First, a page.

'Homeland' Season 3: TV Review
Sundays at 9 p.m. on Showtime, starting Sept. 29
After a lackluster second season, the terrorism drama rebounds with a refocus on character.
This story first appeared in the Oct. 4 issue of The Hollywood Reporter magazine.
As a critic who had enormous and ongoing issues last season with Homeland — the creative descent that started early in season two was a startling development given the greatness of season one — nothing was more encouraging than getting the first two episodes of season three and having a lot of faith restored.
Not only does Claire Danes reaffirm her Emmy win with a magnificent performance in each episode, Mandy Patinkin continues to deliver some of the best work of his career as Saul and remains, until proved otherwise, the new anchor of this series. And that’s the caveat that needs to be expressed here. The trouble with Homeland last season was twofold: It lost its grip on reality by turning into a high-class version of 24 — not a compliment — and as it spiraled into nonsense, the emphasis shifted to the romance between Carrie and Brody (Damian Lewis).
Not only wasn’t any of it believable, that creative decision seemed to jeopardize what a lot of people found most intriguing about Homeland in the first place — the terrorism angle. They weren’t tuning in for a love story. Especially not a ridiculous one. But as season three begins, a lot of worries are tossed away.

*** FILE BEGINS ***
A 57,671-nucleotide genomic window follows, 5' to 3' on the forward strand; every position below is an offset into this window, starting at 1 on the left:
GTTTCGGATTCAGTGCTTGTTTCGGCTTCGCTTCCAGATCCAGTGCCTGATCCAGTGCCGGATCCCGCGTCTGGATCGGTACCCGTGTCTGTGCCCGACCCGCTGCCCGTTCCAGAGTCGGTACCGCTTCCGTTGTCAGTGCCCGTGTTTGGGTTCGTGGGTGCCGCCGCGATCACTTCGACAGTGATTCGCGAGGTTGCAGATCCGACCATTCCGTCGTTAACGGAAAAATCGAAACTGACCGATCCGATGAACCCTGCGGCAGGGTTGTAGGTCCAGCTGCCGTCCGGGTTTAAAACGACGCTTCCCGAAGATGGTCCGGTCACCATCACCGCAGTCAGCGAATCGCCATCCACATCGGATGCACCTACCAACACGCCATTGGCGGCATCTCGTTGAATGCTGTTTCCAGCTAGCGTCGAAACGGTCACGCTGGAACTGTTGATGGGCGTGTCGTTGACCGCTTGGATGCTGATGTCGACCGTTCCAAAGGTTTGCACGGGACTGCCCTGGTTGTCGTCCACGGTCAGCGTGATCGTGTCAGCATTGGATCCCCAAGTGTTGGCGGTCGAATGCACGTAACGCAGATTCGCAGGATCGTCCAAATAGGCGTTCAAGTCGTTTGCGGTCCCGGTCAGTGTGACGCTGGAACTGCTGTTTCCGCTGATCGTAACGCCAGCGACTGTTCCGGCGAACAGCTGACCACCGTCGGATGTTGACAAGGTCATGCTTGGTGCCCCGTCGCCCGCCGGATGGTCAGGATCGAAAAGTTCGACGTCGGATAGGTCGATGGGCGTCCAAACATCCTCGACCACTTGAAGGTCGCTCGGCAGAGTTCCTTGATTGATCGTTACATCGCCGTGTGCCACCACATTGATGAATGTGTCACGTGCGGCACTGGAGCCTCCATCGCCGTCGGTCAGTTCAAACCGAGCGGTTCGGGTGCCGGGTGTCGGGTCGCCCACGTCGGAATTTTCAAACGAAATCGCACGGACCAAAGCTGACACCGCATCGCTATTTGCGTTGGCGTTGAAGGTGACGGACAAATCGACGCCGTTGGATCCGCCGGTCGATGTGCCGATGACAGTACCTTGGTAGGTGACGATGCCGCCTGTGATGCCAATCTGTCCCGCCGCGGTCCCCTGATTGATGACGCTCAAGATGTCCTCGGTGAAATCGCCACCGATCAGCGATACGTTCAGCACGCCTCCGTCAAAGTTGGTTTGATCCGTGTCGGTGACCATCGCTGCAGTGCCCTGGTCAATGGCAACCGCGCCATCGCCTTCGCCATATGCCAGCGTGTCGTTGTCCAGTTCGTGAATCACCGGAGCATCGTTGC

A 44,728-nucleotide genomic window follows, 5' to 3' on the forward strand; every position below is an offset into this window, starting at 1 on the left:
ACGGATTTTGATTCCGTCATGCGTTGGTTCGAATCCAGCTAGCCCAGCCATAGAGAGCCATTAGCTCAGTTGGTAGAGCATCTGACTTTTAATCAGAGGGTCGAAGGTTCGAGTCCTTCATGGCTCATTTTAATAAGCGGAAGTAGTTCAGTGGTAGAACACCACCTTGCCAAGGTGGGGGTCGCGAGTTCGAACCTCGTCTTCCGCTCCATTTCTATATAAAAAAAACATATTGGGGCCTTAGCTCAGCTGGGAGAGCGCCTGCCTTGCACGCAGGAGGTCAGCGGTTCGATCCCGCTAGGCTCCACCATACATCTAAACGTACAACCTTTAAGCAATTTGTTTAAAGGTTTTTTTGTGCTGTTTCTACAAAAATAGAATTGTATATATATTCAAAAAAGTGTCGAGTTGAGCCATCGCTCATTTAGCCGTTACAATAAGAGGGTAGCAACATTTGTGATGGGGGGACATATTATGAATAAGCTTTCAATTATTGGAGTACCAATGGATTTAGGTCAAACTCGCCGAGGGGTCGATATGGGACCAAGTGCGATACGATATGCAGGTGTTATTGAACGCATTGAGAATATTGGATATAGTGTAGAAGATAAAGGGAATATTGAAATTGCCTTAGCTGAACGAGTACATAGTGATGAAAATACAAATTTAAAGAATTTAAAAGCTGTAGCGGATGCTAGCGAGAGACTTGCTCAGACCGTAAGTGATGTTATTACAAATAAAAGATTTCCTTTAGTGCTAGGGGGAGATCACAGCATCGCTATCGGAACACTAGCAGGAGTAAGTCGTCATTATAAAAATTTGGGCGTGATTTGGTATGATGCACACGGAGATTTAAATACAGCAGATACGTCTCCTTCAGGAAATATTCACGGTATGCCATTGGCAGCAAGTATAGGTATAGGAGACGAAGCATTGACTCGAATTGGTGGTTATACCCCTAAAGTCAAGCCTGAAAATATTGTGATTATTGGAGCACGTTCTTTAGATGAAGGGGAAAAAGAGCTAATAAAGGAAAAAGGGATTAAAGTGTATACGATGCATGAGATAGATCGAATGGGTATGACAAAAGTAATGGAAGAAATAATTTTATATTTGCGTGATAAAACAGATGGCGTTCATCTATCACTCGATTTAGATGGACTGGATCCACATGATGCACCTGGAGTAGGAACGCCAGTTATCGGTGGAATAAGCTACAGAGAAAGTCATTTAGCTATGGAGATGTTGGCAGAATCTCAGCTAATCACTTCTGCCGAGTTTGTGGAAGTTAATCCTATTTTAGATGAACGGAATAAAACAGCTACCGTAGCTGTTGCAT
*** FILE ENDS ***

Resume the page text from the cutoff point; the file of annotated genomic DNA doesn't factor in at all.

In the wake of the bombing at Langley that left the CIA devastated (and embarrassed), Saul is the acting director. Carrie is in the crosshairs of a Senate subcommittee, and it’s pretty clear from her early scenes that stability is not her strong suit. Brody still is missing — and I give the Homeland creators and writers a lot of credit for leaving him out of the first two episodes entirely.
The early emphasis of season three is exactly where it should be — on Saul and Carrie. While the latter spirals (and again, Danes’ performance is stellar), Saul is being crushed by having to make decisions where the options are bad and unpleasant. His relationship with Carrie is handled deftly with the usual Homeland sense of efficiency (few series burn through story as quickly as this one). Early results appear to suggest Homeland is back on track.
Bringing those characters to the forefront and giving them a lot of scenes in the first two episodes has strengthened the series. The writing and acting in the first two episodes are exceptional. Let’s hope this continues, because it’s once again thrilling to watch this show.
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